India's Freedom Movement - The Angels Who Dared
Madhuchanda Saxena13 Aug, 2018
We are going to celebrate the 72nd Independence Day of Independent India on the 15th of August'2018.
We attained this freedom but for the sacrifice of thousands of known and unknown Indians who had sacrificed theirs so that we breathe freely. This struggle was not restricted to men but women willingly came out from the comfort of their shelters and with indomitable courage, endurance and determination stood their grounds and walked the path to freedom along with the men folk. We usually get to hear names of few women who have become synonyms with India’s struggle for freedom and often hear about their sacrifice and triumphs. However, today let us take this opportunity to dig deeper into the realm of our freedom struggle and learn about many other unsung women who made such an impact on the freedom movement, their triumphs and as their ultimate homage, dedicated their lives for obtaining freedom of their beloved motherland.
Rani Velu Nachiyar: The Queen of Tamil Kingdom of Shivagangai, Rani Velu Nachiyar was the first queen to pick up arms against the British in the early 18th century even before Rani of Jhansi. She was well trained in martial art, horse riding and archery and could speak English, French and Urdu. She was married to the King of Sivagangai and had a daughter named Velachhi. The British invaded their kingdom and killed her husband. She managed to escape to Dindugal and formed alliances and took her kingdom back from the British Empire. She is believed to have the first person to come up with the idea of "suicide bombing" and her adopted daughter drenched in oil and clarified butter set fire to the ammunition store of the British and blew it up. She fought valiantly and took back her kingdom from the British thereby becoming the first queen to revolt against the British.
Uda Devi: She was born in a Dalit Family in a village in Awadh in Uttar Pradesh. At an early age she could sense the resentment of the people towards the British Administration. She requested Begum Hazrat Mahal to help her prepare an army for battle against the British. Begum Hazrat Mahal helped her form the women's battalion which she headed herself. She was one of the prominent "Dalit Veeranganas" who fought against the British East India Company. She spearheaded one of the fiercest battles in Lucknow and killed as many as 32 British soldiers before she herself was killed on the battlefield on the 16th of November, 1857.Though she died 150 years ago but her courage and bravery set an example for others to follow for India’s struggle for freedom.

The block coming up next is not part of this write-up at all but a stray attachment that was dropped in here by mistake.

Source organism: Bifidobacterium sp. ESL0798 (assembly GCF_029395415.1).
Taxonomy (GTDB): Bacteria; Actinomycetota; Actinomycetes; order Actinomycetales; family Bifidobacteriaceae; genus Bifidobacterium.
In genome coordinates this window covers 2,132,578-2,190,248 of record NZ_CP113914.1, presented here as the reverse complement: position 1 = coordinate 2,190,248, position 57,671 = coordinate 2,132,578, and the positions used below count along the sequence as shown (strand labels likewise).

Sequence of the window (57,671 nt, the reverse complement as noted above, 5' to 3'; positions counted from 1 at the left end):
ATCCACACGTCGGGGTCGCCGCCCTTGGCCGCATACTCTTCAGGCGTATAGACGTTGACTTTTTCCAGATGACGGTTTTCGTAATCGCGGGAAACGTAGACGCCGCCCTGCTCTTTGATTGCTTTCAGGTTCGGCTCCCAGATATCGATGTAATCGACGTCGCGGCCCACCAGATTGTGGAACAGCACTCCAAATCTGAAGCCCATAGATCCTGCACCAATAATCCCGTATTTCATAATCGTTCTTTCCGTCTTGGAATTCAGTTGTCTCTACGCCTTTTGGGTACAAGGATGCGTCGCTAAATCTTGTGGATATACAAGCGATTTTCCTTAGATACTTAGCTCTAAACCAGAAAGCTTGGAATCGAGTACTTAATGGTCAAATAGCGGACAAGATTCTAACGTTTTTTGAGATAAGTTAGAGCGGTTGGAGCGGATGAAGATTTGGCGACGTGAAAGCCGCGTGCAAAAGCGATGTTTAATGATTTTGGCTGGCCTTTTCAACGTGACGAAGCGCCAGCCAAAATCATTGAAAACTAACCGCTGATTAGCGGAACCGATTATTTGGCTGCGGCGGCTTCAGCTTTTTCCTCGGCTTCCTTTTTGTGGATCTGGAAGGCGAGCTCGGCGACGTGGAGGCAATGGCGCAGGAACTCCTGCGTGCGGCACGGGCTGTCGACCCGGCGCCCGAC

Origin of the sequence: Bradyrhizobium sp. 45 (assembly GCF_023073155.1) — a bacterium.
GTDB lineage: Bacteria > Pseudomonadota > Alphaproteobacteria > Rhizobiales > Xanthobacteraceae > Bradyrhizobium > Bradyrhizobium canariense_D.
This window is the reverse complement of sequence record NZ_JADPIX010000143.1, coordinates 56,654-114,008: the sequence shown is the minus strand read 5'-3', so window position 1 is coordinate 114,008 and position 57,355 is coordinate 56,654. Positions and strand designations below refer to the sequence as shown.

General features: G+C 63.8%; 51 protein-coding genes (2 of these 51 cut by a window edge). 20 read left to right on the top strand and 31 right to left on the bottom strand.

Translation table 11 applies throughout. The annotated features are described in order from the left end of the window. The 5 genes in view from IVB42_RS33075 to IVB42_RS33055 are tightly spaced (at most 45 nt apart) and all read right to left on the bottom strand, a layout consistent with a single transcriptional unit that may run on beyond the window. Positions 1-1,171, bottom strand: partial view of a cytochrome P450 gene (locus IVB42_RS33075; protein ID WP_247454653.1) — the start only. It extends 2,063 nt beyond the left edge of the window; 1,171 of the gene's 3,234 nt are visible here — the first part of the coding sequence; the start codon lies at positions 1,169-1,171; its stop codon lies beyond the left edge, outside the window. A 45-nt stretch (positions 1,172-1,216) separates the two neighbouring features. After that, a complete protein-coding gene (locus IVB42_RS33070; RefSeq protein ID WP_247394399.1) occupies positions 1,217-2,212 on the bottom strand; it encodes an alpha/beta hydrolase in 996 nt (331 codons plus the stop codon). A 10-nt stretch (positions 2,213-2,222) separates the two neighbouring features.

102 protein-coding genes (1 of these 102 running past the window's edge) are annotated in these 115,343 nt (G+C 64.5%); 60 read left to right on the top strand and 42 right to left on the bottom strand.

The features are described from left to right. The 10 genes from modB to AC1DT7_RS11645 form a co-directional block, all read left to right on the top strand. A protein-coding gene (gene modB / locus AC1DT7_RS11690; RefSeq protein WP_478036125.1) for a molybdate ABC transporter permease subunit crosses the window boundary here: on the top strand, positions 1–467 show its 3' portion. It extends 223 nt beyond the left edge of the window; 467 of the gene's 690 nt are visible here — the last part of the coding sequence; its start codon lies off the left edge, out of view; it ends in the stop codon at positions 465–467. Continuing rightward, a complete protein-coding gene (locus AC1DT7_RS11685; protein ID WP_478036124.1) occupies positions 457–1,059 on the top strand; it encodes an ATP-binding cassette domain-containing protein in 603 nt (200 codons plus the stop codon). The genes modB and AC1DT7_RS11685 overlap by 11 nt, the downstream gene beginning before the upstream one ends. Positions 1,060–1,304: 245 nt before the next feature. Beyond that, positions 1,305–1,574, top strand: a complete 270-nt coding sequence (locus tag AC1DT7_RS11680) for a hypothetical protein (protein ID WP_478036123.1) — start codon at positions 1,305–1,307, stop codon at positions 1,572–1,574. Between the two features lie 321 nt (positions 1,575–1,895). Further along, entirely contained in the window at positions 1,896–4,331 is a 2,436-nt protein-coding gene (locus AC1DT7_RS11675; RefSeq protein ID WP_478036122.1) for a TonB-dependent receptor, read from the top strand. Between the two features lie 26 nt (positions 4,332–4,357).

Azizan Bai: Kanpur played a major role in the revolt of 1857, when Nana Sahib appealed to both Hindus and the Muslims to unite against the British. Azizan Bai born in 1832 was the daughter of a courtesan. Her mother passed away when she a fairly young. She lived with a courtesan at Satrangi Mahal but later moved to Kanpur and lived with Umrao Begum at the Lurkee Mahil. Many sepoys who were part of the 2nd cavalry used to visit Azizan's place. She helped in gathering information about Britishers and passed them on to the freedom fighters. She had very close relation with Shamsuddin Khan a sepoy of the 2nd cavalry who played a very important part in the rebellion. Azizan learnt how to use arms and also taught other women. She used to dress up as a man and rode horses armed with pistols. She formed a group who would cheer for the men and also take care of the wounded. She took active part in collecting and distributing arms and ammunition to the soldiers. When the Wheeler's entrenchment was under siege she stayed back the entire time with the soldiers. She was also present when Nana Sahib raised the flag in Kanpur to celebrate the initial victory.
Kittur Rani Chennamma: One of the very first warrior queens of the country, Kittur Rani Chennamma dared to lead an army rebellion against the British East India Company in the year 1824. She was an accomplished sword fighter, an archer who was born in 1778 in Kingdom of Kittur located near Belgaum in Karnataka. Married to Raja Mallasarja Desai at a tender age of 15 she had a son with him. However, in 1816 her husband passed away and her son too died and the responsibility to save her kingdom from the British fell on her shoulders. Like Rani Laksmi Bai, after the death of her husband and son she adopted a boy Shivalingappa and made him her successor which did not go well with the British East India Company. She wasn’t one to be deterred and fought the British when they attacked Kittur. The British Army was defeated and two of their soldiers taken hostage. However, few members of her army betrayed her when British attacked Kittur for the second time and she was captured and imprisoned for life at Baihongal Fort. She passed away in Baihongal fort on 21st February 1829. Her courage to fight the Britishers encouraged other freedom fighters to fight against the Britishers.